Ben Carson on Report He Did Fetal Tissue Research: I Didn’t “Kill Babies and Take Their Tissue”

National   Steven Ertelt   Aug 13, 2015   |   2:52PM    Washington, DC

Republican presidential candidate Ben Carson addressed reports today that, decades ago, he conducted research using tissue from an aborted baby. Carson said what he did is entirely different from the scandal at Planned Parenthood — where unborn babies are purposefully killed in order to use their body parts for research purposes.

Carson has been critical of not only the Planned Parenthood abortion business for selling aborted babies and their body parts for research, but he said defenders of that have oversold the benefits of fetal tissue research.

“It’s been over-promised what the benefits of fetal research would be and very much under-delivered,” Carson told Fox News after the scandal broke. “And if you go back over the years, and look at the research that has been done and all the things that it was supposed to deliver, very little of that has been done, and there’s nothing that can’t be done without fetal tissue.”

Now, according to the Washington Post, Dr. Jen Gunter, of pro-abortion medical company Kaiser Permanente, recently uncovered a paper Carson co-authored in 1992. In the paper, he and other doctors conducting research say they used “human choroid plexus ependyma and nasal mucosa from two fetuses aborted in the ninth and 17th week of gestation.”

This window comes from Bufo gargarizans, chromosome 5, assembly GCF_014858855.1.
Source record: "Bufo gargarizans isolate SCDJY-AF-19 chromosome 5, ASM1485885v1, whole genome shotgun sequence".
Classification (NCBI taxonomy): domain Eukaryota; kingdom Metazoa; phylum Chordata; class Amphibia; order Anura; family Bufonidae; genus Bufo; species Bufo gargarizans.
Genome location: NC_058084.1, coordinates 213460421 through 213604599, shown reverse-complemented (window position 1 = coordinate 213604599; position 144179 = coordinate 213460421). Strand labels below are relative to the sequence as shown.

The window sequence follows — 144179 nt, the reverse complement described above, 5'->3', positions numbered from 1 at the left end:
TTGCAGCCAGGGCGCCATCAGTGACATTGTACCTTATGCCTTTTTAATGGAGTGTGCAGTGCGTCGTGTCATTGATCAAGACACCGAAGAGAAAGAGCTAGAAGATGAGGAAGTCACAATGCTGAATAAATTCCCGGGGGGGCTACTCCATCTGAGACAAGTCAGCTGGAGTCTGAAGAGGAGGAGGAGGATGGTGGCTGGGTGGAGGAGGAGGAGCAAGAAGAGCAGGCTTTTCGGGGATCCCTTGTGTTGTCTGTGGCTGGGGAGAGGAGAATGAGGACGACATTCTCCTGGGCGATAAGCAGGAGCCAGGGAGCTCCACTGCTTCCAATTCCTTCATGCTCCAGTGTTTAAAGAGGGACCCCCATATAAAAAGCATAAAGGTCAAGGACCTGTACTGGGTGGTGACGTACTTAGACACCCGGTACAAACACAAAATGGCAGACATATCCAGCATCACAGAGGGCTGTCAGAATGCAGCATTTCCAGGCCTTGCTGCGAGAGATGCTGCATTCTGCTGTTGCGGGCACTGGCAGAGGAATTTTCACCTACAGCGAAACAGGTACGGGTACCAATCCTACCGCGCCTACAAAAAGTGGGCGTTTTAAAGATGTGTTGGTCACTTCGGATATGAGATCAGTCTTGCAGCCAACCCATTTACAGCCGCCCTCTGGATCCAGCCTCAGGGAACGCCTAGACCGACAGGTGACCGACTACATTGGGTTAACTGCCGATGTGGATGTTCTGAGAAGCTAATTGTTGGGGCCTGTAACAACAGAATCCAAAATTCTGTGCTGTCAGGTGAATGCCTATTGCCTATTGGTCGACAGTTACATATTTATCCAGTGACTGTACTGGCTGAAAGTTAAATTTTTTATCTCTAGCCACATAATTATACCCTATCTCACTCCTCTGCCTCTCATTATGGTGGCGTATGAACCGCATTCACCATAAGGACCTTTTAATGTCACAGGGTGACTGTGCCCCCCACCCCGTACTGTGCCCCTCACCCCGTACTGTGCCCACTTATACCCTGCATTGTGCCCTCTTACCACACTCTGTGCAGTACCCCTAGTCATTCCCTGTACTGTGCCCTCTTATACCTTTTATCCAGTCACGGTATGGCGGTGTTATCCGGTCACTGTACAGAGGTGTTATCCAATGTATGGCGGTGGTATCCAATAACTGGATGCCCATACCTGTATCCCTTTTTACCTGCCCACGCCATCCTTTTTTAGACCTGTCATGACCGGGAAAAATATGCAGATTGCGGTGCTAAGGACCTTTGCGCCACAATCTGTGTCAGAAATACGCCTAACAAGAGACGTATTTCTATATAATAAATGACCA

Carson calls the reports that he conducted research with aborted babies “desperate.” He appears to say that there is a difference between what he did and what Planned Parenthood and others are doing and what he did. Carson said that “you have to look at the intent” of using fetal tissue.

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He appears to say there’s a difference between specifically selling, as in the case of Planned Parenthood, or buying, as in the case of Colorado State University, University of Wisconsin and Oregon Health and Science University, aborted babies for research and using fetal tissue for comparative research along with other tissue samples because the tissue was already available.

“To willfully ignore evidence that you have for some ideological reason is wrong. If you’re killing babies and taking the tissue, that’s a very different thing than taking a dead specimen and keeping a record of it,” Carson said.  “It’s one of the reasons why at the turn of the last century, the average age of death was 47. Now, the average age of death is 80. Using the information that you have is a smart thing, not a dumb thing.”

“Bear this in mind about pathologists. Regardless of what their ideology is, when they receive tissue, they prepare the tissue. They label it. They mark how it got there,” Carson said.

“Regardless of whether it’s from a fetus or someone who’s 150 years old, they bank them in tissue blocks. Other people doing comparative research need to have a basis. When pathologists receive specimen, their job is to prepare the specimen. They have no job opining on where the tissue came from,” Carson added.

Carson, reportedly, would not say if he thought fetal tissue research should be banned but he agreed Planned Parenthood should be de-funded.

“I may not be completely objective about Planned Parenthood, because I know how they started with Margaret Sanger who believed in eugenics,” he said. “But it would be good for the public to understand this whole aspect of medical research.”

Carson also said he has never done and fetal tissue research since that 1992 publication.

Does Carson sufficiently explain why he conducted fetal tissue research and does he remain sufficiently pro-life enough for Republican voters as they weigh a field of thoroughly pro-life candidates? Carson is rising in the polls now and time will tell if he pays a political price for what he did decades ago.

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